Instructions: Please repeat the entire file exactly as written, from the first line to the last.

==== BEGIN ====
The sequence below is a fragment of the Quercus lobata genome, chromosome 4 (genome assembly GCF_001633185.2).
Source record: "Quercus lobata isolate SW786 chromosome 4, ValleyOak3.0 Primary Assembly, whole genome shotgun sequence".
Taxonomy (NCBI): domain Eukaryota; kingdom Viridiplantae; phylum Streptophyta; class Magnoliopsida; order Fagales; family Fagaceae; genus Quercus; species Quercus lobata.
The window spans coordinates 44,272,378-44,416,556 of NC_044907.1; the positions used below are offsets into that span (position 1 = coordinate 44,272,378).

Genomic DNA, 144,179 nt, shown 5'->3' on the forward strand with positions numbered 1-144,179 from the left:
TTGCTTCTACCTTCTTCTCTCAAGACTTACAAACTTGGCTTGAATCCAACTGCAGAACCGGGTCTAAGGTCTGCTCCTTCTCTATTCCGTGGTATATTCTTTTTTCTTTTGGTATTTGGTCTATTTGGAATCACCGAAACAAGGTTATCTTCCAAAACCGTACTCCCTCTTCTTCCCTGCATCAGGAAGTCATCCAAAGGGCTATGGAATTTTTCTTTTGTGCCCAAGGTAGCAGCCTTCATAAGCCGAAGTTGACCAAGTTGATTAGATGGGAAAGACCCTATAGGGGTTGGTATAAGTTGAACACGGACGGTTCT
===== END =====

The sequence below is a fragment of the Quercus lobata genome, chromosome 4 (genome assembly GCF_001633185.2).
Source record: "Quercus lobata isolate SW786 chromosome 4, ValleyOak3.0 Primary Assembly, whole genome shotgun sequence".
Taxonomy (NCBI): domain Eukaryota; kingdom Viridiplantae; phylum Streptophyta; class Magnoliopsida; order Fagales; family Fagaceae; genus Quercus; species Quercus lobata.
The window spans coordinates 44,272,378-44,416,556 of NC_044907.1; the positions used below are offsets into that span (position 1 = coordinate 44,272,378).

Genomic DNA, 144,179 nt, shown 5'->3' on the forward strand with positions numbered 1-144,179 from the left:
TTGCTTCTACCTTCTTCTCTCAAGACTTACAAACTTGGCTTGAATCCAACTGCAGAACCGGGTCTAAGGTCTGCTCCTTCTCTATTCCGTGGTATATTCTTTTTTCTTTTGGTATTTGGTCTATTTGGAATCACCGAAACAAGGTTATCTTCCAAAACCGTACTCCCTCTTCTTCCCTGCATCAGGAAGTCATCCAAAGGGCTATGGAATTTTTCTTTTGTGCCCAAGGTAGCAGCCTTCATAAGCCGAAGTTGACCAAGTTGATTAGATGGGAAAGACCCTATAGGGGTTGGTATAAGTTGAACACGGACGGTTCT